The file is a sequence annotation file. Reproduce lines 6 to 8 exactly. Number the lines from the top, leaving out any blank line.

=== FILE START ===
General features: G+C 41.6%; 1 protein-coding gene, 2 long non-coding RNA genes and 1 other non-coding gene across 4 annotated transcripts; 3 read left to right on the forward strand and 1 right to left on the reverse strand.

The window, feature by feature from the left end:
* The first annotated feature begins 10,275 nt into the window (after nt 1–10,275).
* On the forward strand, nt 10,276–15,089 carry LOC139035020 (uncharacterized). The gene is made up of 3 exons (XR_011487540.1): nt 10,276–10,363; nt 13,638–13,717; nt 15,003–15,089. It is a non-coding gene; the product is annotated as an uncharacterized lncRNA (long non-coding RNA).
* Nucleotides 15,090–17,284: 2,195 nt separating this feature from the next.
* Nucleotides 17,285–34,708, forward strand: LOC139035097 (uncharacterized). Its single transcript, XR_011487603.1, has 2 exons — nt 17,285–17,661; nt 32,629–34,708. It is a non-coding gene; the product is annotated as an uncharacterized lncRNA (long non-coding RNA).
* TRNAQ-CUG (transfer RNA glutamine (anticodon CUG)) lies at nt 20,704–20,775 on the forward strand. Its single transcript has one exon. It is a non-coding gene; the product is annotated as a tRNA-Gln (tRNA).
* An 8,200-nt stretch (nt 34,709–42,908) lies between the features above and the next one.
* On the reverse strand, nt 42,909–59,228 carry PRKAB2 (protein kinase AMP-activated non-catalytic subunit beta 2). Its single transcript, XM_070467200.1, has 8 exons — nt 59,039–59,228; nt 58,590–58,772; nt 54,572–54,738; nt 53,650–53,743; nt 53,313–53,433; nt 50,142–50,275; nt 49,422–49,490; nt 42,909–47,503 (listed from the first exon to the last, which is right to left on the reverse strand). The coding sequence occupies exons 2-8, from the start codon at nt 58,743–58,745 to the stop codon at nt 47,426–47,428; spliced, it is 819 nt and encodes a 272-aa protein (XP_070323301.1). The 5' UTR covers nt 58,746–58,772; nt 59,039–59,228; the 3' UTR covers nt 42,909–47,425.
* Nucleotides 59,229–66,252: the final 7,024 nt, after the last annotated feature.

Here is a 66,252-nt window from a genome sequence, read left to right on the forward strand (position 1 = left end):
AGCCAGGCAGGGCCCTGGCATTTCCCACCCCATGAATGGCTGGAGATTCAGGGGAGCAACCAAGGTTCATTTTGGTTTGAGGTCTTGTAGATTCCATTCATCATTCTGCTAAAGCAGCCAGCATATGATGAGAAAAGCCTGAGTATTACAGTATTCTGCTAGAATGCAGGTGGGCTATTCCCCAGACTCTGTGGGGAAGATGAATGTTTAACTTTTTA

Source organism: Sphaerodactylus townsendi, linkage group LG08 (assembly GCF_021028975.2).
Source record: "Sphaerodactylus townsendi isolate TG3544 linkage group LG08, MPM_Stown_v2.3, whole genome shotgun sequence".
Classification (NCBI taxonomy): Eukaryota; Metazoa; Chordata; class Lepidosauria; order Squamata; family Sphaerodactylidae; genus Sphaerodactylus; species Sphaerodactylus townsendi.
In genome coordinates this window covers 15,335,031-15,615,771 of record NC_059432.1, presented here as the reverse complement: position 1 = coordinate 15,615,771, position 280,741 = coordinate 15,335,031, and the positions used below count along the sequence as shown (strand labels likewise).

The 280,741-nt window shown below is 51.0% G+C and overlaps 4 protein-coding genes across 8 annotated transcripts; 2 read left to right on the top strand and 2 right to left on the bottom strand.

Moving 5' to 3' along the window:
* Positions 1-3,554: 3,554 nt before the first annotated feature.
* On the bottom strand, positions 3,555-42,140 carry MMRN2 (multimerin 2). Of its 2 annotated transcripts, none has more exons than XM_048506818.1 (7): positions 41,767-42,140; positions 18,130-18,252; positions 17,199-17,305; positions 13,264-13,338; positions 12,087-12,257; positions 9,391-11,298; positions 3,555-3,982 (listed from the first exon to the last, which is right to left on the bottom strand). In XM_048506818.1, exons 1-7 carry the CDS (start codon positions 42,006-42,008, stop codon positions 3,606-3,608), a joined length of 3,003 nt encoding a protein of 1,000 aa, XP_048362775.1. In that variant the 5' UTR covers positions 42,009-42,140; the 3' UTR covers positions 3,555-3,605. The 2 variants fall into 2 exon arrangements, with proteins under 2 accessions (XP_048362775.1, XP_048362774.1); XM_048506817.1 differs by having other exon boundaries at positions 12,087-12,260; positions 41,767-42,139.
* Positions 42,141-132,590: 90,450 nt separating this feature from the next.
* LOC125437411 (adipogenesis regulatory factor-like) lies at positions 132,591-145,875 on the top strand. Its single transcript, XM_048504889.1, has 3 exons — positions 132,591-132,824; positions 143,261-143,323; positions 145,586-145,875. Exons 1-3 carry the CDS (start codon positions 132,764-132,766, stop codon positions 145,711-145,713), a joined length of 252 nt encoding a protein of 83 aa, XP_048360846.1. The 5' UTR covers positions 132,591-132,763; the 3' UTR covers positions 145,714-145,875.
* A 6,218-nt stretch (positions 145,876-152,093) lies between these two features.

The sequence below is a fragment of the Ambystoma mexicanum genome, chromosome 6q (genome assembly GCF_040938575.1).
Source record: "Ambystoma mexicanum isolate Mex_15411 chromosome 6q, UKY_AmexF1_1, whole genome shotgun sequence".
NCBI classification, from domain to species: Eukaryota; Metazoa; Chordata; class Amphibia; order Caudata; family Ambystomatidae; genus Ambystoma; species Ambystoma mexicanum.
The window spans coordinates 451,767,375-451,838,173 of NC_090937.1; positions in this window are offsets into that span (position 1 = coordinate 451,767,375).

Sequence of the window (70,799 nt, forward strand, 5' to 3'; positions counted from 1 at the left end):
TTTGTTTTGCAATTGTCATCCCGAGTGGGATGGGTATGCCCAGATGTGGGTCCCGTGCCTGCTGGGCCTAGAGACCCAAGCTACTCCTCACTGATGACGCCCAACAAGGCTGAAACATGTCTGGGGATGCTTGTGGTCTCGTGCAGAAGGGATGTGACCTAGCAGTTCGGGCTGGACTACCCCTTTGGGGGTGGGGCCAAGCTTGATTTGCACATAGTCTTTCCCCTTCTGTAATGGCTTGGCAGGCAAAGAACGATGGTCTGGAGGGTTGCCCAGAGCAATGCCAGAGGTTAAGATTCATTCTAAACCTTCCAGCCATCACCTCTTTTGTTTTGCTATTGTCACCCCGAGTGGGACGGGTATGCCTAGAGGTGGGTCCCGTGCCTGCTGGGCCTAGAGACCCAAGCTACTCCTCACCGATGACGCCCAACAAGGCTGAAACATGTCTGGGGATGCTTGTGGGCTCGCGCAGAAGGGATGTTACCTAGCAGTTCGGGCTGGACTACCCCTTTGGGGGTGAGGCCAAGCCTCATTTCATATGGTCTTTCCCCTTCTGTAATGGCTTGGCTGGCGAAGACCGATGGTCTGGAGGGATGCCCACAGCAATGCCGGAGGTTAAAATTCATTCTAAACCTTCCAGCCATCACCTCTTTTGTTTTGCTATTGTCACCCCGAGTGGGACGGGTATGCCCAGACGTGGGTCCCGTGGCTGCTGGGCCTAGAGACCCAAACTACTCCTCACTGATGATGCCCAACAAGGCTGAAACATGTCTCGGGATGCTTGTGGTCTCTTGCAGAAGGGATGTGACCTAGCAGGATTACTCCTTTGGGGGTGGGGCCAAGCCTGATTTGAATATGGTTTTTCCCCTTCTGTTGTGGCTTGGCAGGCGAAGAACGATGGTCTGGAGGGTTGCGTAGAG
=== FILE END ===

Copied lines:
* Nucleotides 17,285–34,708, forward strand: LOC139035097 (uncharacterized). Its single transcript, XR_011487603.1, has 2 exons — nt 17,285–17,661; nt 32,629–34,708. It is a non-coding gene; the product is annotated as an uncharacterized lncRNA (long non-coding RNA).
* TRNAQ-CUG (transfer RNA glutamine (anticodon CUG)) lies at nt 20,704–20,775 on the forward strand. Its single transcript has one exon. It is a non-coding gene; the product is annotated as a tRNA-Gln (tRNA).
* An 8,200-nt stretch (nt 34,709–42,908) lies between the features above and the next one.